Figure 6, B and C, shows the effect of heterogeneous NO production in the airways and the alveolar regions, respectively, with healthy ventilation parameters. When 70% of J′aw_{NO} is placed in the central compartment, Fe_{NO,50} increases 35% to 39.8 ppb compared with the homogeneous case, while a larger flux in one of the peripheral compartments results in a decrease of 11.5 and 8.4% in Fe_{NO,50} relative to the homogeneous case for compartments 1 and 2, respectively (Fig. 6B). S̄iii_{NO} is near zero for all three cases, but V90_{NO} is increased when the NO flux is weighted in the poorly ventilated compartment 2 (V90_{NO} = 0.8) and decreased when the NO flux is weighted in the central compartment (V90_{NO} = 0.55).
Figure 6C shows the effect of heterogeneous alveolar NO concentrations, which are modest. When the volume-weighted mean alveolar concentration is held constant (3 ppb), but the alveolar concentration is larger in the slow (and smaller) emptying compartment (Ca_{NO,1} = 0.94, Ca_{NO,2} = 7.5), S̄iii_{NO} becomes positive, V90_{NO} increases (0.75), and there is a small 3.4% increase in FE_{NO,50} (30.4 ppb). When the fast (and larger) emptying compartment has a larger concentration (Ca_{NO,1} = 4.14, Ca_{NO,2} = 0.52), the trends are the opposite: S̄iii_{NO} remains slightly negative, V90_{NO} decreases (0.625), and FE_{NO,50} decreases slightly (1.9% to 29 ppb).
Figure 6, D and E, shows the combined effects of heterogeneity in ventilation and NO production. Although there are many possible combinations, we focused on five illustrative cases that are consistent with the pathophysiology of asthma. Figure 6D combines lower airway ventilation heterogeneity (abnormal Sacin) with either an increased NO airway flux or an increased alveolar concentration in the slower-emptying branch of the model (compartment 2). Figure 6E combines proximal ventilation heterogeneity (abnormal Scond) with an increased NO flux in either the central compartment or the slow-emptying compartment. Figure 6E also includes a simulated tracing for abnormal Sacin and Scond with an increased flux and alveolar concentration in the slow-emptying branch. The latter case simulates global ventilation and inflammation heterogeneity.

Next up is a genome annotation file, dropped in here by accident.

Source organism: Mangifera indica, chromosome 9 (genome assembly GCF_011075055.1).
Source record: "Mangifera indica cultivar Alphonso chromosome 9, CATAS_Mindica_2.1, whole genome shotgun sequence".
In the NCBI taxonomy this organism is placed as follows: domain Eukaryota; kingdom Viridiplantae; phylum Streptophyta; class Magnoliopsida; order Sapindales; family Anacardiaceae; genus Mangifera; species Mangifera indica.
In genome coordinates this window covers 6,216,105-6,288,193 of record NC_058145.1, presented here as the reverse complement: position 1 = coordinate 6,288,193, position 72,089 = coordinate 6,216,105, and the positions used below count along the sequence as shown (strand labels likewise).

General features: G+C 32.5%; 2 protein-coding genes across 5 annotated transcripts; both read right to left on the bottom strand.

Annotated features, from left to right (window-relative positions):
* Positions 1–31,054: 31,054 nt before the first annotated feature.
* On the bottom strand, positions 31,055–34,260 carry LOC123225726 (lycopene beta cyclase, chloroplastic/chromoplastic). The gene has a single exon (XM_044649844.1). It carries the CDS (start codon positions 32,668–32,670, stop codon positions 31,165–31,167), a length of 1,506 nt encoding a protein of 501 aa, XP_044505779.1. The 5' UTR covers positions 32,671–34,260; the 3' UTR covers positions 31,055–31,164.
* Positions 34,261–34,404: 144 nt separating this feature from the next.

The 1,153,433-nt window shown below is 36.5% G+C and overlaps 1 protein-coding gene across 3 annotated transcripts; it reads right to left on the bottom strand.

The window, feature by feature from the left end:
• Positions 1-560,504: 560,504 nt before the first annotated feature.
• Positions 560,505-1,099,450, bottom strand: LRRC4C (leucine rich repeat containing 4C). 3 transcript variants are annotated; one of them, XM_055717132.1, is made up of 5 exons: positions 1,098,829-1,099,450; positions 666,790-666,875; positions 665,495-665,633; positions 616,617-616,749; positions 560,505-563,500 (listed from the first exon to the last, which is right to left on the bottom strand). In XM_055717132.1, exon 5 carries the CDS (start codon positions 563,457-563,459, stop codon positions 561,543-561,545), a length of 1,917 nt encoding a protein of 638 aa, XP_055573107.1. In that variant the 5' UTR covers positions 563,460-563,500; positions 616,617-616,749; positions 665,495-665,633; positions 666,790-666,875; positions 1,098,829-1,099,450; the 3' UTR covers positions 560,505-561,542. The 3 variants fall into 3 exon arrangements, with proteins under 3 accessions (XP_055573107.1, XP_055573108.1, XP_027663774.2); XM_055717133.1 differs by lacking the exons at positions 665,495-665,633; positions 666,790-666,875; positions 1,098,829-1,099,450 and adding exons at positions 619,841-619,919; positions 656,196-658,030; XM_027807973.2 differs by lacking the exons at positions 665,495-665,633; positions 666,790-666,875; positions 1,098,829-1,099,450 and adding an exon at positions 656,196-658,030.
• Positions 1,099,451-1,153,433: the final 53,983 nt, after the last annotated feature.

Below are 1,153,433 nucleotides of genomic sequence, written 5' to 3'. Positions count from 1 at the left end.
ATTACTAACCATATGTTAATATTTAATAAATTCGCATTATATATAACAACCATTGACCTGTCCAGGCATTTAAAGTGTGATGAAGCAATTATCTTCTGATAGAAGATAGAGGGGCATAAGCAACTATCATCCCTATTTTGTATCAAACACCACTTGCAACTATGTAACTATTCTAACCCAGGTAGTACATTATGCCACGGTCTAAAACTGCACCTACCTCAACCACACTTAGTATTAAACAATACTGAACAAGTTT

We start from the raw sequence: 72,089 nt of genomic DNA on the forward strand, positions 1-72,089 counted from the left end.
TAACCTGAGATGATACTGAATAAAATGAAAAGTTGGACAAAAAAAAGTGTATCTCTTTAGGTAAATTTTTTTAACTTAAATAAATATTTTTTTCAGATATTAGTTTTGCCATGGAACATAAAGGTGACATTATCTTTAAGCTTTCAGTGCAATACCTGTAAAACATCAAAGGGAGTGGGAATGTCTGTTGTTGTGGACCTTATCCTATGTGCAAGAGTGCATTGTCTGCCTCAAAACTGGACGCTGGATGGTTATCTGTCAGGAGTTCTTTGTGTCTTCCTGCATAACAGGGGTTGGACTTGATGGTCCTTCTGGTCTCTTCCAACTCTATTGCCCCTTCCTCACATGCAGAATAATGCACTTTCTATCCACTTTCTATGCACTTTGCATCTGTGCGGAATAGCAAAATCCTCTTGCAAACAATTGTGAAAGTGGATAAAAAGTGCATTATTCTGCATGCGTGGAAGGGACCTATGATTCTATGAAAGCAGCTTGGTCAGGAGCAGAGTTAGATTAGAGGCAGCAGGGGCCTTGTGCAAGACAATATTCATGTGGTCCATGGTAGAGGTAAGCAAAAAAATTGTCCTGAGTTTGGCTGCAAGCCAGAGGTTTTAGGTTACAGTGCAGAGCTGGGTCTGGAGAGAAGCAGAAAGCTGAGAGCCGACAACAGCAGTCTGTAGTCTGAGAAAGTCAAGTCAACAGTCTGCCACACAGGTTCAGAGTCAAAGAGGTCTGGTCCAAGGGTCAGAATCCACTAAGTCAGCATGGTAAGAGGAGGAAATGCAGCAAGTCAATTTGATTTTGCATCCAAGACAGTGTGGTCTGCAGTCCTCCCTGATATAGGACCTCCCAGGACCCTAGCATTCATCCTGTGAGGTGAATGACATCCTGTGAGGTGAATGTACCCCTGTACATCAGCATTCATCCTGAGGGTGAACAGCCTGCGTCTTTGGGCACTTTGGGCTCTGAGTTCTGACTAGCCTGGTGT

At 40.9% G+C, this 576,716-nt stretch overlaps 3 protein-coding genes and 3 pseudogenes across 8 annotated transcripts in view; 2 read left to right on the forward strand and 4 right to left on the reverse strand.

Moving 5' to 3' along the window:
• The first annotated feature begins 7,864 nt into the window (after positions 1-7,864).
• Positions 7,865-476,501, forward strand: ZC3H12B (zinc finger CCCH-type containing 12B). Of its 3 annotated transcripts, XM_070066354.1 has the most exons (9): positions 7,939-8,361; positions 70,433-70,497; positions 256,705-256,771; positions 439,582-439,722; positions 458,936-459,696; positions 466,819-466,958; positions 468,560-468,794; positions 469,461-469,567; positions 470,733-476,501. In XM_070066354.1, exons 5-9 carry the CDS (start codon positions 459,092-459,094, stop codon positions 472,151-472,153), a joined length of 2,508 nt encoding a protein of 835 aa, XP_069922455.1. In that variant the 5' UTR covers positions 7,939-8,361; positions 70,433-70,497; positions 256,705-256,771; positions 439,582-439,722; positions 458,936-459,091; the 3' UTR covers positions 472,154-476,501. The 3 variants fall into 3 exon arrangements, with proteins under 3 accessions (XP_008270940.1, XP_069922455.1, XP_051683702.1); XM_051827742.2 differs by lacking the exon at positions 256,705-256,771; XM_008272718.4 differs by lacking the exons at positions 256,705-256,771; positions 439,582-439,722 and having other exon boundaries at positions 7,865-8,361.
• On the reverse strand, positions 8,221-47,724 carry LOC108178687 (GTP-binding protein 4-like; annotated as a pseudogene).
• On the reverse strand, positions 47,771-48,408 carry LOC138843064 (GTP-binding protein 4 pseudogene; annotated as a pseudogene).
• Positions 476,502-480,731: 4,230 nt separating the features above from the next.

Peripheral ventilation heterogeneity with enhanced alveolar NO tends to create a positive S̄iii_{NO} (0.013) with a small increase in FE_{NO,50} (30.3 ppb). In contrast, peripheral ventilation heterogeneity with enhanced lower airway NO flux significantly right-shifts the profile (V90_{NO} increases to 0.95), enhances S̄iii_{NO} further (0.017), but decreases FE_{NO,50} by 8.9% (26.9 ppb). Proximal ventilation heterogeneity with NO airway flux weighted in the central compartment significantly enhances FE_{NO,50} (39.8 ppb) and reduces V90_{NO} (0.525). When the NO flux is weighted in the peripheral compartment 2, FE_{NO,50} is reduced by 10.4% and right-shifted (V90_{NO} = 0.875). The most significant effect is observed when both proximal and peripheral ventilation are abnormal, and both the NO airway flux and alveolar concentration are enhanced in compartment 2. For this case, FE_{NO,50} is reduced by 11% (26.2 ppb), and the profile is significantly right-shifted (V90_{NO} = 1.18) with a significant positive S̄iii_{NO} (0.04).